NOTE: The 2015 edition of the CSA Directory will be available Feb. 2, 2015
2014 Edition of the Twin Cities, Minnesota
& Western Wisconsin Region Community Supported Agriculture (CSA) Directory
What is Community Supported Agriculture (CSA)?
At their most fundamental level, CSA farms provide a weekly delivery of sustainably grown produce to consumers during the growing season (approximately June to October). Those consumers, in turn, pay a subscription fee. But CSA consumers don’t so much “buy” food from particular farms as become “members” of those farms. CSA operations provide more than just food; they offer ways for eaters to become involved in the ecological and human community that supports the farm.
The farms listed in this directory have paid a fee to the Land Stewardship Project to be included. The Land Stewardship Project is not a certification agency for Community Supported Agriculture farms and does not guarantee customer satisfaction.
Please keep in mind that while membership in a CSA farm means sharing in the bounty of the season, it also means sharing in the risks. At times, raising food in the Upper Midwest can be made quite challenging by inclement weather, pest infestations and other factors beyond the farmers’ control. We encourage you to contact the farms directly and ask questions to determine what best fits with your needs, lifestyle and schedule. We recommend reading the “Selecting a CSA Farm” and “Questions to Ask a CSA Farmer” guides on pages 2 and 3 before beginning your search for a CSA operation that fits you best.
Good luck as you take that first step into an exciting sector of our food system!
Selecting a CSA
It is often difficult to choose which CSA to join. While membership in any CSA includes a weekly share of fresh produce, other factors may vary from farm-to-farm. You may want to refer to this list* when choosing a farm:
Location: The CSA farms listed in this directory are located throughout Minnesota and western Wisconsin. You should keep in mind the driving distance to the pick-up site or the farm when considering your level of involvement and the involvement expectations of the farm.
Pick-up site/Delivery Day: The CSA farms listed have various delivery or pick-up dates. Most farms deliver shares to a common pick-up site, but a few will deliver your share to your door, while others require you to pick up your share at the farm or help with deliveries.
Length of Season/Number of Deliveries: The length of season and number of deliveries varies among the farms. Most begin in May or June and run through September or October. Some farms have an optional winter delivery for an additional cost.
Types of Produce and Other Food Items: Most of the CSA farms offer a wide variety of seasonal vegetables. Some farms offer unusual varieties while others may add extras to their standard shares. Some farms may give members the option to buy honey, fruit, flowers, eggs, wool/yarn, meat or other specialties at an additional cost.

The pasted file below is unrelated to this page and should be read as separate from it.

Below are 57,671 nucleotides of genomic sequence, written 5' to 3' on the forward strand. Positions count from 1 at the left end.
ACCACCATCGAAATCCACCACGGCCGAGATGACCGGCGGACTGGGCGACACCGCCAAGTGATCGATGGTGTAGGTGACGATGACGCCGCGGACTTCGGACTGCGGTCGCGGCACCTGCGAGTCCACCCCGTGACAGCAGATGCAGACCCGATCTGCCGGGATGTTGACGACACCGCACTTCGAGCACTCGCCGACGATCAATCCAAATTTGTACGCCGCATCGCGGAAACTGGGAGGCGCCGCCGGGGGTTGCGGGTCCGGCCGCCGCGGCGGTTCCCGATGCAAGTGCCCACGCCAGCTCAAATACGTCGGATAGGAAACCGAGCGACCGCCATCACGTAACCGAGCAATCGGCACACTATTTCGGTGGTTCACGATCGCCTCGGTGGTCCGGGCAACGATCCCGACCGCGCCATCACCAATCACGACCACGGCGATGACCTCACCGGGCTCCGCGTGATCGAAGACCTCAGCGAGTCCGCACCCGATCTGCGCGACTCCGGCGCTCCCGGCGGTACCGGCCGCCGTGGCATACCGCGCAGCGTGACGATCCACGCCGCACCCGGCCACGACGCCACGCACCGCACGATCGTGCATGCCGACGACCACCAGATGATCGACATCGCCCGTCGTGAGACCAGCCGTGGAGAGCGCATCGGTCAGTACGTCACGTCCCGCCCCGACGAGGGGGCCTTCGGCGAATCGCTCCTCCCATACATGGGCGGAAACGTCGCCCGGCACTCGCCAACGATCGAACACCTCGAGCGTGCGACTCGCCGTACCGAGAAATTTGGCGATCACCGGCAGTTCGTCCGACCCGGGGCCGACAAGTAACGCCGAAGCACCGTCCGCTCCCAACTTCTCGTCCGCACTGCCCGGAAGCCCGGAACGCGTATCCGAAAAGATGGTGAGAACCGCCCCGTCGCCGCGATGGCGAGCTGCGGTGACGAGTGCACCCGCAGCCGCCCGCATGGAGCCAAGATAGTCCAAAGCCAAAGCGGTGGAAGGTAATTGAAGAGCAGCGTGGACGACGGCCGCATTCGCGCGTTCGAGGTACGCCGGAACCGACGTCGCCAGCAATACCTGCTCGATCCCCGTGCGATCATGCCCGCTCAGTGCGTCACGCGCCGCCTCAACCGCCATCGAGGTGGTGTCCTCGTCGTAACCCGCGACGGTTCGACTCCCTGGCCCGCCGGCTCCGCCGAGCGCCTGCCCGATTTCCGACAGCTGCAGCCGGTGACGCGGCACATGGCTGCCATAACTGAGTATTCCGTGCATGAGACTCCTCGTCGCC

Opportunities for Involvement: Community building is an important part of the CSA approach; most farms encourage you to become involved. Some farms plan seasonal festivals or special events while others encourage their members to just “drop by.” Some farms expect involvement in the farm as part of membership.
*Ideas and wording used for this list taken from MACSAC, the Madison Area Community Supported Agriculture Coalition.
Questions to Ask a CSA Farmer
As the number of CSA farms has grown in the region over the years, eaters interested in knowing the faces behind their food have been offered more choices than ever. However, increased choice can bring with it some challenges. How do you choose the farm that best fits your needs and is most likely to provide a satisfying experience?
Below are a few questions that should be asked of any farmer you are considering entering into a CSA relationship with. Potential CSA members should not be shy about asking such questions — and a good CSA farmer should be forthcoming with answers. After all, this is about creating a trusting relationship built on good food, good stewardship and good friendships.
• How many years have you been farming?
• How many seasons have you been doing a CSA?
• Have you ever worked or trained on another CSA farm?
• What vegetables do you plan to provide to shareholders?
• What is the size of a share? Do you offer half shares?
• What is your system for storing and transporting the produce once it is harvested?
• At the drop-off locations, is the produce left in a sheltered area?
• How do you view the CSA notion of shared risk/shared bounty?
• Are farm members welcome on the farm, and what community events are held?
• Is there a farm work requirement?